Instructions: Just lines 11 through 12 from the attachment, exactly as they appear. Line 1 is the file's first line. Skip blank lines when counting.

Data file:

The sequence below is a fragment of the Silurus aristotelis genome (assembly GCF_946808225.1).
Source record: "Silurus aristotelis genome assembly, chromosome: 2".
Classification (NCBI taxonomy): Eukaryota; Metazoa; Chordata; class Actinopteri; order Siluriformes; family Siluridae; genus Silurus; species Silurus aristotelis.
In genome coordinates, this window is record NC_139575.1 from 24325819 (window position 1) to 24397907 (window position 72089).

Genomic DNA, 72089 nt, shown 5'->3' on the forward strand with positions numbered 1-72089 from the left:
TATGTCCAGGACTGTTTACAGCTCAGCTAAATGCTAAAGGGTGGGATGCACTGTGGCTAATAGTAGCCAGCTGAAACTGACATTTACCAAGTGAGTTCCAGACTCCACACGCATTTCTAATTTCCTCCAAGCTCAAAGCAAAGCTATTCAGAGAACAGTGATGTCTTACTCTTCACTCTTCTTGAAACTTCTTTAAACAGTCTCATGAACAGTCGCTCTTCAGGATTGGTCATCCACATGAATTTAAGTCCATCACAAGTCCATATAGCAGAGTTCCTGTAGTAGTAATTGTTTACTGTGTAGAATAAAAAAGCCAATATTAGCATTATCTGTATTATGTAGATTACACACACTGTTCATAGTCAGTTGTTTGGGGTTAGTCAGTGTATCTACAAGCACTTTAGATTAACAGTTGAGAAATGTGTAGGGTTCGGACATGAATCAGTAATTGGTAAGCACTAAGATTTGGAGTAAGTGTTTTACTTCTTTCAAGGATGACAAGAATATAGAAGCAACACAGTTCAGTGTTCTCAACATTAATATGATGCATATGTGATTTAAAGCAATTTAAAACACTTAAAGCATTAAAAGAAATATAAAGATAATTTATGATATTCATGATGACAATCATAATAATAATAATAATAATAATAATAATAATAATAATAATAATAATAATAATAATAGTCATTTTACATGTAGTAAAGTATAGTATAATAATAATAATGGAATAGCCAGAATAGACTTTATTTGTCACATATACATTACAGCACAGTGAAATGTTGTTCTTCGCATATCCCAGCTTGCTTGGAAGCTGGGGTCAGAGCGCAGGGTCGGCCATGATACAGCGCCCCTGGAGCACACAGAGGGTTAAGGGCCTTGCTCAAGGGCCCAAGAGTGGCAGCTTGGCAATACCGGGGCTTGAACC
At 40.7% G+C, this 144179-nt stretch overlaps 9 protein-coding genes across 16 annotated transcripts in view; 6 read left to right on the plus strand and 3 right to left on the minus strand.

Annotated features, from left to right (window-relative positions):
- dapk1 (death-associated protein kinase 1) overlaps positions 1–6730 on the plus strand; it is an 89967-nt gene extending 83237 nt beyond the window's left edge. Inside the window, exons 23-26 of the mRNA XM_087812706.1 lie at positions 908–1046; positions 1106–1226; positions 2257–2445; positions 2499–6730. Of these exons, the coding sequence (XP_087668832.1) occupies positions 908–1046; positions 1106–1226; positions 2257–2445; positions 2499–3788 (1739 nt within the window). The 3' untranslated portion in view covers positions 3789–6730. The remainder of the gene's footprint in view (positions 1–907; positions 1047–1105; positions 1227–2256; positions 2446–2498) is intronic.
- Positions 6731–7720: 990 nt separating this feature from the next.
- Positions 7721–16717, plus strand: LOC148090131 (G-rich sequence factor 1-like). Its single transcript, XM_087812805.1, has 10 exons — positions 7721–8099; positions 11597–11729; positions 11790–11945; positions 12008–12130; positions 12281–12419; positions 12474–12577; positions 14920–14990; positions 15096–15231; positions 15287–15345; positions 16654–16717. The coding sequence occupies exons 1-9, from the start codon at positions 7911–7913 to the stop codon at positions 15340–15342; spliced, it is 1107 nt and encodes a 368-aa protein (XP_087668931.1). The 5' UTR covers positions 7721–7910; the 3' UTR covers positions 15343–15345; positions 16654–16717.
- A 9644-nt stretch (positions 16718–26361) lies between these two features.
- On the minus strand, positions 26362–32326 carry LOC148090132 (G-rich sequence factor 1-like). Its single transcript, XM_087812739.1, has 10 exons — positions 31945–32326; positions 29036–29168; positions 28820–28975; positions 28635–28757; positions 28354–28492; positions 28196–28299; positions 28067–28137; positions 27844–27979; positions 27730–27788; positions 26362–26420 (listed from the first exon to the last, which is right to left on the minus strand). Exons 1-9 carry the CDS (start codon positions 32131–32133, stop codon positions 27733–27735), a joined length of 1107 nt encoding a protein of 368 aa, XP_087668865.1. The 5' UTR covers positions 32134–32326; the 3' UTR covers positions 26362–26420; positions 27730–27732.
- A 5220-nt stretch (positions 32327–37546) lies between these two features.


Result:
- Positions 7721–16717, plus strand: LOC148090131 (G-rich sequence factor 1-like). Its single transcript, XM_087812805.1, has 10 exons — positions 7721–8099; positions 11597–11729; positions 11790–11945; positions 12008–12130; positions 12281–12419; positions 12474–12577; positions 14920–14990; positions 15096–15231; positions 15287–15345; positions 16654–16717. The coding sequence occupies exons 1-9, from the start codon at positions 7911–7913 to the stop codon at positions 15340–15342; spliced, it is 1107 nt and encodes a 368-aa protein (XP_087668931.1). The 5' UTR covers positions 7721–7910; the 3' UTR covers positions 15343–15345; positions 16654–16717.
- A 9644-nt stretch (positions 16718–26361) lies between these two features.